The small, tasty, round fruits of the olive tree are amazing in their variety, uses and health benefits. Here’s a roundup of the most popular kinds and their uses in a low carb diet.
The origin of olives
In the fertile, sun-drenched lands of what is now Turkey, thick forests of olive trees grow – it’s been this way for thousands of years. In fact, fossils of olive leaves from the area
date back to 12000 BC. And long before humans even learned to write, some began cultivating these gnarled, fragrantly blossoming evergreen trees – first in the Middle East and then throughout
the Mediterranean and the Americas.
Frequently symbolizing fertility, peace or abundance, their branches, oil and fruit (yes, olives are fruits) are featured in the Bible, the Koran, Greek mythology and countless other works of
literature and faith. That’s because, even in ancient times, people sensed the fruits and their oils offered benefits to their health, comfort, appearance and well being – properties that
modern medicine, of course, has documented well.
Olives are healthy and low in carbs
Today, olives are produced mostly in the Mediterranean countries, though they grow throughout the sunny, temperate regions of the world. Available in a dizzying variety of colors and flavors,
they’re prized for their tastiness, texture and versatility. Best of all, they’re excellent sources of healthy fats, iron, vitamin E, copper, dietary fiber…and luckily for us,
they’re also low in carbs – according to the USDA Nutrient Database, just 2 grams for 10 small ripe black olives (1 gram net carbs if you count the 1 gram of fiber they contain!).
Olives are ultra versatile
Olives vary in color (most notably green, black, purple and red) and flavor (rich, buttery, tangy, bitter, salty and so much more) depending on when they are picked and how they are processed. Young
olives are green, deepening to red and then purple as they ripen – fully ripe olives are black. All freshly picked olives are bitter and tough, but processing adds or emphasizes delicious
flavors and preserves the fruit.
Processing begins with a bath in sodium or potassium hydroxide or salted water. In some cultures, the olives are simply rinsed in water repeatedly. The goal is to remove oleuropein, a bitter but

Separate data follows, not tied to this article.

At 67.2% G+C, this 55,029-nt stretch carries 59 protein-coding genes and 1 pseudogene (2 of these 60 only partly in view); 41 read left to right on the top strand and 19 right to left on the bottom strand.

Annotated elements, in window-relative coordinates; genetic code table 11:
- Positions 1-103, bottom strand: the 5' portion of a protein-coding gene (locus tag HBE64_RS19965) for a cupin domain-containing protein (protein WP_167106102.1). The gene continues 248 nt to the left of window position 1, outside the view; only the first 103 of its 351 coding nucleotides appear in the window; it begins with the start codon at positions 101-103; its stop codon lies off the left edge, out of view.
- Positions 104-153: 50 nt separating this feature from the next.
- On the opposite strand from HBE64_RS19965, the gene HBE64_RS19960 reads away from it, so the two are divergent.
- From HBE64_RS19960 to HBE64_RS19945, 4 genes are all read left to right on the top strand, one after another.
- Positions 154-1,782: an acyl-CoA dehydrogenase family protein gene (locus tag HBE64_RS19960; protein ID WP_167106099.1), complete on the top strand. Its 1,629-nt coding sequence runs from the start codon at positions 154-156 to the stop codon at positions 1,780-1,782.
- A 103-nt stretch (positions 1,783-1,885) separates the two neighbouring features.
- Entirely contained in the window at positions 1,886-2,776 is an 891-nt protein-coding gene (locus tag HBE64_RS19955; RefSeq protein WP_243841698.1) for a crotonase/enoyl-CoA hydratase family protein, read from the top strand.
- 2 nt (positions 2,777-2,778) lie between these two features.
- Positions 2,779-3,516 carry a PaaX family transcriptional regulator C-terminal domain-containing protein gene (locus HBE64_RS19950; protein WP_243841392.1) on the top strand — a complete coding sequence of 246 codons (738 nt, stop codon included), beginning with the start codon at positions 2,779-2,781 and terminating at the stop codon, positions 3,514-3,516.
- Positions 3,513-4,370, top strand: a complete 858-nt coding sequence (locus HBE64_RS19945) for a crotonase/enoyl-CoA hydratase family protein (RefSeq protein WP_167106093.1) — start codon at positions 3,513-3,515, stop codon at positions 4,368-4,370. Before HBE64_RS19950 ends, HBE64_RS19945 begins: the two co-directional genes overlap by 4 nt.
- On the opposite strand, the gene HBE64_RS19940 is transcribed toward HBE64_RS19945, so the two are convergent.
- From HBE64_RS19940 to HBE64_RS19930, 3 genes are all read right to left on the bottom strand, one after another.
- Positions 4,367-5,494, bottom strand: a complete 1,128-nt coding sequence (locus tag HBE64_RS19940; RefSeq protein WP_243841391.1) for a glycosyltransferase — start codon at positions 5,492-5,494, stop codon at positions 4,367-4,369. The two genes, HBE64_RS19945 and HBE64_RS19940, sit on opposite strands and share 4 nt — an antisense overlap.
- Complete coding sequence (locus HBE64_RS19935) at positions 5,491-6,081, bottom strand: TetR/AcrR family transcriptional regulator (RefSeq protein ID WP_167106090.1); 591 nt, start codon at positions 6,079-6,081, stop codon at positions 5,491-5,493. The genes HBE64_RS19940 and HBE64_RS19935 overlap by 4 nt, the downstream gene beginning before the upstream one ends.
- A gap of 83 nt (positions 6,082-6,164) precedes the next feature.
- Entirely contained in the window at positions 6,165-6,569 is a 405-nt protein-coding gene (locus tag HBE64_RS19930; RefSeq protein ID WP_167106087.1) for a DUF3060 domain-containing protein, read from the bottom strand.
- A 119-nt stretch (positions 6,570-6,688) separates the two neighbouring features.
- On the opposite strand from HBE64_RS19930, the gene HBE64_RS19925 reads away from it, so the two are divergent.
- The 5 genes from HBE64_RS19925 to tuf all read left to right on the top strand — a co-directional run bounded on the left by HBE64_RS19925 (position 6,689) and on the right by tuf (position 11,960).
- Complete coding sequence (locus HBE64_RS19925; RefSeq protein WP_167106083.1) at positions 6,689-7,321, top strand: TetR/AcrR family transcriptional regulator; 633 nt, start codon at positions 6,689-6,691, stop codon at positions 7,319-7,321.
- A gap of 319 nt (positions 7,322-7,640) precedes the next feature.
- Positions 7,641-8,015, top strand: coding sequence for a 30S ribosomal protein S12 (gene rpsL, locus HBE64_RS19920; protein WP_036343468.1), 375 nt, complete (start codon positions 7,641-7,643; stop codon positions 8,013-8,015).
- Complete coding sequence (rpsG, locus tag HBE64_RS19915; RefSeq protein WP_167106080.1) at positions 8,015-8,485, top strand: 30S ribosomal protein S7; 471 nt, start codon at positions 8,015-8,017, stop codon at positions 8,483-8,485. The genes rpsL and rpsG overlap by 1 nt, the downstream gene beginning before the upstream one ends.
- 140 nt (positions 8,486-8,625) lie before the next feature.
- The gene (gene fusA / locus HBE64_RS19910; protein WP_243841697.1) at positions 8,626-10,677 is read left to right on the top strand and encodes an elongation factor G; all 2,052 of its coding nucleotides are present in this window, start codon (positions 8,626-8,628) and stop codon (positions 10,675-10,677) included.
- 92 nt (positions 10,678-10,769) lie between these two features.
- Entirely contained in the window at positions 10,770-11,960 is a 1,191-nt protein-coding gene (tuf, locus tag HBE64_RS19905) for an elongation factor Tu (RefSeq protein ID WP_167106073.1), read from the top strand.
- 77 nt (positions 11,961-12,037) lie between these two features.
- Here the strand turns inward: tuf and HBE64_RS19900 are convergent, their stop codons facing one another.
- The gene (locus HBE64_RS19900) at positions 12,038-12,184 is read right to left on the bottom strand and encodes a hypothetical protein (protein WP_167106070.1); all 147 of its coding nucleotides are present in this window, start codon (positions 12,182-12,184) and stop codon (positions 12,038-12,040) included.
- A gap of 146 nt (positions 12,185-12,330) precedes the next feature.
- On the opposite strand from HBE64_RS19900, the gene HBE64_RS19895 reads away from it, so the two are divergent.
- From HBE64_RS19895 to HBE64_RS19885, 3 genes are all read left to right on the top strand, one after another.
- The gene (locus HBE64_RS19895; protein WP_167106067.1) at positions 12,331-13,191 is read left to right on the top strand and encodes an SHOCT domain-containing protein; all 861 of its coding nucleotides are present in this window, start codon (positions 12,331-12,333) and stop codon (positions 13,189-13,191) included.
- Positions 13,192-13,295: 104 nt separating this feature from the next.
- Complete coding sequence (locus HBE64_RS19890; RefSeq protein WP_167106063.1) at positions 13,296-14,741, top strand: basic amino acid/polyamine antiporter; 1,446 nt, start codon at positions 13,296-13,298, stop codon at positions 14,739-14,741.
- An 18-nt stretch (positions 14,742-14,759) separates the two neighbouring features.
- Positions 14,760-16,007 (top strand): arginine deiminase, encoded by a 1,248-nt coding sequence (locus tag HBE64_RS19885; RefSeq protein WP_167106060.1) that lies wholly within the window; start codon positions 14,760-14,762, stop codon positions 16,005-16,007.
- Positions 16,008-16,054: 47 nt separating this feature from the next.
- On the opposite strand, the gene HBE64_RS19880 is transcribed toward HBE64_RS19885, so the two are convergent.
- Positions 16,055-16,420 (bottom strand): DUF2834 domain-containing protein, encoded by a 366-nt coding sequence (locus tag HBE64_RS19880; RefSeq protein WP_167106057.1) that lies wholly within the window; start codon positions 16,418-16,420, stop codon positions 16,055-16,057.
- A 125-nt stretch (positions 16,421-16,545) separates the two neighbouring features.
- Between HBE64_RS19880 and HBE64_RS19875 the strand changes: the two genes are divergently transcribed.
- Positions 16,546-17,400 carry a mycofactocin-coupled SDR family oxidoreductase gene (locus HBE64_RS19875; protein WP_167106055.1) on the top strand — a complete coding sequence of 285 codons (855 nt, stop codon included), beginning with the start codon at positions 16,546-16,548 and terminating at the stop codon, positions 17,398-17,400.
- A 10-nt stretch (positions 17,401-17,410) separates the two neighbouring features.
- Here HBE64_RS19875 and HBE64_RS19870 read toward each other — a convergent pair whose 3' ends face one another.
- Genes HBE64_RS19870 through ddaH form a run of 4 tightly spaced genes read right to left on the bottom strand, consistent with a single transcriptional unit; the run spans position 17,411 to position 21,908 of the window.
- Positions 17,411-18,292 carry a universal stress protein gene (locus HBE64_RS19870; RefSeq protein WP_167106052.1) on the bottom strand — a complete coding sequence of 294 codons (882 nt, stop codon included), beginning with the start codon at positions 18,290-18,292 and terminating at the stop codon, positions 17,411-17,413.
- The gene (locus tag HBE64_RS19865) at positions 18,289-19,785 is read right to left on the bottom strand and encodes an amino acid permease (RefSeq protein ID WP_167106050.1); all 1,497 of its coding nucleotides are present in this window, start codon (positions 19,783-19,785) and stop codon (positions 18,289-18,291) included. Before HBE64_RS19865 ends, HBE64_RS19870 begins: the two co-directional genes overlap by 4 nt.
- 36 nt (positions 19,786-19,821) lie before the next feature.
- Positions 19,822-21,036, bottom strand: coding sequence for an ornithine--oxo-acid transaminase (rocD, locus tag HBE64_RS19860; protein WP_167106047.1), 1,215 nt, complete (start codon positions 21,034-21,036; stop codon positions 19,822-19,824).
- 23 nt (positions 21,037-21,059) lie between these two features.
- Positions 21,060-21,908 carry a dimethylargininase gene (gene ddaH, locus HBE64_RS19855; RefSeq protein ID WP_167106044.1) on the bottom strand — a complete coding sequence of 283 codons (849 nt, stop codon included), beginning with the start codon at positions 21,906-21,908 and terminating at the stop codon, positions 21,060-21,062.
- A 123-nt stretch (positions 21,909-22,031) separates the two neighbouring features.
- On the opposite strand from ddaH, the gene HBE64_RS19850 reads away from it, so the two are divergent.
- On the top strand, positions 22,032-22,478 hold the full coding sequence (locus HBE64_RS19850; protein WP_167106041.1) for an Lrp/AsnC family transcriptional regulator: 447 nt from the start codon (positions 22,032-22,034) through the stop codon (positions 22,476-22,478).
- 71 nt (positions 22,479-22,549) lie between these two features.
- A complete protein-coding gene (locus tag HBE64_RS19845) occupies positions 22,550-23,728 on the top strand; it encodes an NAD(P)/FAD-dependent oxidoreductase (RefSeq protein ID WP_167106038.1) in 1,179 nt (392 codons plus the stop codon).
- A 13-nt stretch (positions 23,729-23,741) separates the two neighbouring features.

nontoxic substance unique to olives. After that, the sky’s the limit on flavorings and curing agents. There are many recipes which have evolved throughout the world to bring out each olive
species’ delectable characteristics.
Common types of olives
Kalamata: These rather soft Greek olives are green or black, cured in red wine vinegar and wonderfully tangy. Great in dips, Greek salad, pizza.
Black: The most common here in the US, these are cured in lye and canned in salt water. Buttery and mellow, they’re tasty on their own.
Green: Processed in the same way as their black counterparts but not exposed to oxygen so that they retain their green color.
Spanish: Fermented for four to six months in acid, then packed in brine for a distinctively salty flavor.
Sicilian: Large, green and crisp, these cure in brine and are preserved with lactic acid. They’re often packed with red pepper flakes and garlic for a spicy kick.
Gaeta: A black, wrinkly Italian variety that is cured in dry salt and rubbed with olive oil. Typically packed with herbs, they’re mild but flavorful.
Nicoise: A small, brownish French variety that packs lots of flavor and a big pit.
Manzanilla: A large, green, fleshy olive typically stuffed with pimientos, garlic cloves, feta cheese, jalapenos or other ingredients.
Picholine: Green, medium-sized oblong type with a nutty, mild flavor.